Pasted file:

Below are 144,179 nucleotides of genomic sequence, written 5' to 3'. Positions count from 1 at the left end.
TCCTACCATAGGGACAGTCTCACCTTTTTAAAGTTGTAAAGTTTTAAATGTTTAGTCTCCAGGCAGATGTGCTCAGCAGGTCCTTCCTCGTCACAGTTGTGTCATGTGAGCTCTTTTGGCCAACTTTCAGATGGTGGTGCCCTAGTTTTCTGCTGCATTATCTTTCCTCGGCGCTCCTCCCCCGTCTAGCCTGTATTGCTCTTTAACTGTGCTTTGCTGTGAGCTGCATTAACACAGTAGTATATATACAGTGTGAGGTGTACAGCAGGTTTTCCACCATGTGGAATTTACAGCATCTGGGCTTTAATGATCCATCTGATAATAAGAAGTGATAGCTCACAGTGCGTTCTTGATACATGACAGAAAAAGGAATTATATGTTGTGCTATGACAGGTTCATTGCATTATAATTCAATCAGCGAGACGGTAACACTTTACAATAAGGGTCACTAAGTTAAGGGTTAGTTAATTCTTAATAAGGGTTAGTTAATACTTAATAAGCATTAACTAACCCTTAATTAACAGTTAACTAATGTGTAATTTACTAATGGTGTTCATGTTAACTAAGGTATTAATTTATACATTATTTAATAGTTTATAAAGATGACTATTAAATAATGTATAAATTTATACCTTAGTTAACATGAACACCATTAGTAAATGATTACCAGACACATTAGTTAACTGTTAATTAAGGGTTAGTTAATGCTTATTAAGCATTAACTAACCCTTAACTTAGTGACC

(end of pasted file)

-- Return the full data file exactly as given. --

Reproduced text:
Below are 144,179 nucleotides of genomic sequence, written 5' to 3'. Positions count from 1 at the left end.
TCCTACCATAGGGACAGTCTCACCTTTTTAAAGTTGTAAAGTTTTAAATGTTTAGTCTCCAGGCAGATGTGCTCAGCAGGTCCTTCCTCGTCACAGTTGTGTCATGTGAGCTCTTTTGGCCAACTTTCAGATGGTGGTGCCCTAGTTTTCTGCTGCATTATCTTTCCTCGGCGCTCCTCCCCCGTCTAGCCTGTATTGCTCTTTAACTGTGCTTTGCTGTGAGCTGCATTAACACAGTAGTATATATACAGTGTGAGGTGTACAGCAGGTTTTCCACCATGTGGAATTTACAGCATCTGGGCTTTAATGATCCATCTGATAATAAGAAGTGATAGCTCACAGTGCGTTCTTGATACATGACAGAAAAAGGAATTATATGTTGTGCTATGACAGGTTCATTGCATTATAATTCAATCAGCGAGACGGTAACACTTTACAATAAGGGTCACTAAGTTAAGGGTTAGTTAATTCTTAATAAGGGTTAGTTAATACTTAATAAGCATTAACTAACCCTTAATTAACAGTTAACTAATGTGTAATTTACTAATGGTGTTCATGTTAACTAAGGTATTAATTTATACATTATTTAATAGTTTATAAAGATGACTATTAAATAATGTATAAATTTATACCTTAGTTAACATGAACACCATTAGTAAATGATTACCAGACACATTAGTTAACTGTTAATTAAGGGTTAGTTAATGCTTATTAAGCATTAACTAACCCTTAACTTAGTGACC